When I think about introducing a class to something new, I recall the lesson learned in my first year of teaching when I handed out geoboards for the first time. After reflecting, I came to the realization that I need a plan in place for handing out and collecting the resources; to have a procedure for getting students' attention; to discuss the appropriate use; and, to give them time to explore and play in the beginning so I could expect their attention after they got their curiosity fed.
Those lessons learned apply to iPad management as well. Here's a post that explores those tips, and below is a checklist to help.
|Click here to view enlarged image.|
There are many apps for the iPad; however, I recommend mastering a few ways to integrate iPads to support learning at higher levels of Bloom's Taxonomy when starting off, and not focusing as much on finding different apps.
Some of the apps/sites below require creating accounts, which typically collects the user's full name, email and password. Therefore, children under age 13 are restricted from creating those accounts according to the COPPA laws. This does not mean those sites are harmful to the students, it just means they cannot give out their personal information for their own protection. Therefore, it's recommended to read the Terms of Agreements (especially since they may change from the time I've posted this), and to create a teacher/class account to log into from the devices.
When taking students to different websites, it's time consuming to type in the URL, and frustrating when it's mistyped. The easiest and quickest way to go to a website is through a QR (Quick Response) code, which is a type of barcode.
This can take students to a site for them to read, watch a video, listen to audio/music, collaborate or connect with others, comment on blogs, create, research, annotate, interact, ... Of course, the teacher still needs to set expectations for what to do with the content of the site. See examples below:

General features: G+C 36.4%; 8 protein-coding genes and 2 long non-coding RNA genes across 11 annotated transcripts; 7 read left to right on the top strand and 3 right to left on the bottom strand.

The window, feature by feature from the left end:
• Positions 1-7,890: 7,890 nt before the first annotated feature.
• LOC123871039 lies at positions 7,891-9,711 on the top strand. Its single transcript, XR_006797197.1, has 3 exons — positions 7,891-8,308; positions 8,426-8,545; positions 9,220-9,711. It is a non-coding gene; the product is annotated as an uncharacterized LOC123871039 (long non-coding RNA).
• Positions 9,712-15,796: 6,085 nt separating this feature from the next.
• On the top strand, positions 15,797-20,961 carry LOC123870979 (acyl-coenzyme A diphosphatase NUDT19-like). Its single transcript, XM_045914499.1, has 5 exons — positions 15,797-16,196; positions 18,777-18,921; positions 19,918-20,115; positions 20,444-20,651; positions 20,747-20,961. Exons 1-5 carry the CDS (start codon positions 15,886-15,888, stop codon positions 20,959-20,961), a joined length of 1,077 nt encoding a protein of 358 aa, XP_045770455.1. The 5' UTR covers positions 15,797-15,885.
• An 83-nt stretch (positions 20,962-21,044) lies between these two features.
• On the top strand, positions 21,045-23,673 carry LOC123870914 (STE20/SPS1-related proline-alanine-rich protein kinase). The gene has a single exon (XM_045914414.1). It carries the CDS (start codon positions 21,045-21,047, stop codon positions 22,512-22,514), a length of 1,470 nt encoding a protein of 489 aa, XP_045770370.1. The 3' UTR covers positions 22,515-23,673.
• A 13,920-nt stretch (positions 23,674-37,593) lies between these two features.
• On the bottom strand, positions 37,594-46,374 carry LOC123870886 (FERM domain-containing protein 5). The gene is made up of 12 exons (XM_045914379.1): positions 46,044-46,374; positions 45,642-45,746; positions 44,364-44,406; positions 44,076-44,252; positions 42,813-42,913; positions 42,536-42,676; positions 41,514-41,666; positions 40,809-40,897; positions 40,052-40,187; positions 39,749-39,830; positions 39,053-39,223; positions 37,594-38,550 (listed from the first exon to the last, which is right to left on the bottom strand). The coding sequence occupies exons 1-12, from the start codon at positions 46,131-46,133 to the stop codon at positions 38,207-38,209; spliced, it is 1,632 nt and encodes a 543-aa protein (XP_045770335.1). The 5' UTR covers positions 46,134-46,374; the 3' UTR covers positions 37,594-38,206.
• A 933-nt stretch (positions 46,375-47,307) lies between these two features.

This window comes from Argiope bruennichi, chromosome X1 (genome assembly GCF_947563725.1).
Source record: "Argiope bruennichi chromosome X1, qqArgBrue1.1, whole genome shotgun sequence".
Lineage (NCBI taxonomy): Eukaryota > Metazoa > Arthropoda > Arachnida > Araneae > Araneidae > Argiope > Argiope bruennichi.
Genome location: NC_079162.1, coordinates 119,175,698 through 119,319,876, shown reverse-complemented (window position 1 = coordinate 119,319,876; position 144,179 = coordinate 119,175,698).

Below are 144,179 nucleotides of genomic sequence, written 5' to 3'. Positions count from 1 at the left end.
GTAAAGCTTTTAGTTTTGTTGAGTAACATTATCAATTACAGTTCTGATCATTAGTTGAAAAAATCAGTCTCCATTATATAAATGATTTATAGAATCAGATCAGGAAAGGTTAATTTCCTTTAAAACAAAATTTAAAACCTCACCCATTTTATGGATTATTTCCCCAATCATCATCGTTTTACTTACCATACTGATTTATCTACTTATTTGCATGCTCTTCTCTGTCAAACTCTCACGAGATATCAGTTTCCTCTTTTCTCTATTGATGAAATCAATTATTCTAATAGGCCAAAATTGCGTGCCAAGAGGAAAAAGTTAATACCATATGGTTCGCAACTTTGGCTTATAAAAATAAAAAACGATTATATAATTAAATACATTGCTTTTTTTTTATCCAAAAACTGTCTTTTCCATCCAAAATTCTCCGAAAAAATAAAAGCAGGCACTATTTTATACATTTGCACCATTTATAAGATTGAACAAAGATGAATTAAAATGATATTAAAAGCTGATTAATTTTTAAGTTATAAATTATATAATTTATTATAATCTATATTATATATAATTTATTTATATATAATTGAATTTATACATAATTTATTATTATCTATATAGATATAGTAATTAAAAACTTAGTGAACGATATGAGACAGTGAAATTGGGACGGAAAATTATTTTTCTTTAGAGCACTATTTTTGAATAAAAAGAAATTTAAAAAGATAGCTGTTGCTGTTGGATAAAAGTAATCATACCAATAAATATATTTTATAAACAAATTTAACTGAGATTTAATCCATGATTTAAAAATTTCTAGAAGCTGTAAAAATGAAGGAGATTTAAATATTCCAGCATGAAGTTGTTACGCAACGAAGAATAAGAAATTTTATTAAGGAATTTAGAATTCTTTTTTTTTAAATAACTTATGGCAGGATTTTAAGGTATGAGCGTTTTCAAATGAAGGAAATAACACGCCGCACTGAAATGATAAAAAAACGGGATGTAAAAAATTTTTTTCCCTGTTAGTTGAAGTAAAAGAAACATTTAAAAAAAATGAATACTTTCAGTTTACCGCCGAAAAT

Recommended sites and apps for QR codes:
- Kaywa QR Code Generator: You can type in a short message or the URL for students to scan. It will take them directly to the website.
- i-nigma QR Code, Data Matrix and 1D barcode reader: I love this QR reader because it consistently works for me. I credit Tony Vincent for introducing this app to me during an AJUSD training we had with him.
- Vicki Davis shares seven ways to use QR codes in the classroom in her fabulous post, "QR Code Classroom Implementation Guide."
- Jackie Gerstain shares a great example of using QR codes with the literature story "Zoom." The lesson focuses on problem solving, communication, perspective, and sequencing.
- Bonnie Barrett uses QR codes to take students to her recorded spelling tests. This is beneficial with a combo class and multiple spelling lists.
- Creating audio files to play back to students. Silvia Rosenthal Tolisano shares how to record audio files on a Mac and with an iPad app. Richard Byrne also posts about using QR codes to play a short audio clip.
- Tony Vincent shares more fantastic ideas on his Learning in Hand blog.
Allowing students to create visuals and annotations has an important role in learning. Doodle Buddy is a simple app for painting, drawing, stamping, and annotating on a clean slate or a picture (including a screen shot).
As an example, here's a graphic I made with Doodle Buddy to help me synthesize and focus a professional development on formative assessments:
close reading process, which supports the Common Core.
Students can use their photos, especially those annotated in Doodle Buddy, and add narration to them. There are several apps that allow this. Here are a few simple ones to use:
- Fotobabble app or desktop site is currently free. It makes narrating and editing a single photo easy. Note: It's recommended that teachers of students under the age 13 create a class account.
- PixnTell allows you to narrate up to five photos in their free version. It's great for digital storytelling and putting presentations together.
Interactive whiteboard with narration
The apps listed in this section are fabulous for teachers and students to narrate concepts through video. What's being written/shown on the whiteboard plus the narration are recorded as a video and uploaded online.